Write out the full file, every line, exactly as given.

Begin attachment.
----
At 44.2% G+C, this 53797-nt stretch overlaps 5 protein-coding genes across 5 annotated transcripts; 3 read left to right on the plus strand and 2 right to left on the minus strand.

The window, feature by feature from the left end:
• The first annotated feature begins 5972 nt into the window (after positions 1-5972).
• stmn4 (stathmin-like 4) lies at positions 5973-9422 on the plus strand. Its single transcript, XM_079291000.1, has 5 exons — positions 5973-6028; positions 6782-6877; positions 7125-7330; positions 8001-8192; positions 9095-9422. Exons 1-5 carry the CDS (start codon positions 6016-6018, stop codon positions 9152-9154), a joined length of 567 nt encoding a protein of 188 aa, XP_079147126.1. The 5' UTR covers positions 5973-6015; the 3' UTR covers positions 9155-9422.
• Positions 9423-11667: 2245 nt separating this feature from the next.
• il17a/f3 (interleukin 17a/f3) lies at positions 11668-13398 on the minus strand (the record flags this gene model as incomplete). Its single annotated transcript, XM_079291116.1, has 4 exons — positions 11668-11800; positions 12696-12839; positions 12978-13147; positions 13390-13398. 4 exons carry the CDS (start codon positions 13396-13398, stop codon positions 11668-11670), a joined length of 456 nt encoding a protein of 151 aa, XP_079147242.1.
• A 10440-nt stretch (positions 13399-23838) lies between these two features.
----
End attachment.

At 44.2% G+C, this 53797-nt stretch overlaps 5 protein-coding genes across 5 annotated transcripts; 3 read left to right on the plus strand and 2 right to left on the minus strand.

The window, feature by feature from the left end:
• The first annotated feature begins 5972 nt into the window (after positions 1-5972).
• stmn4 (stathmin-like 4) lies at positions 5973-9422 on the plus strand. Its single transcript, XM_079291000.1, has 5 exons — positions 5973-6028; positions 6782-6877; positions 7125-7330; positions 8001-8192; positions 9095-9422. Exons 1-5 carry the CDS (start codon positions 6016-6018, stop codon positions 9152-9154), a joined length of 567 nt encoding a protein of 188 aa, XP_079147126.1. The 5' UTR covers positions 5973-6015; the 3' UTR covers positions 9155-9422.
• Positions 9423-11667: 2245 nt separating this feature from the next.
• il17a/f3 (interleukin 17a/f3) lies at positions 11668-13398 on the minus strand (the record flags this gene model as incomplete). Its single annotated transcript, XM_079291116.1, has 4 exons — positions 11668-11800; positions 12696-12839; positions 12978-13147; positions 13390-13398. 4 exons carry the CDS (start codon positions 13396-13398, stop codon positions 11668-11670), a joined length of 456 nt encoding a protein of 151 aa, XP_079147242.1.
• A 10440-nt stretch (positions 13399-23838) lies between these two features.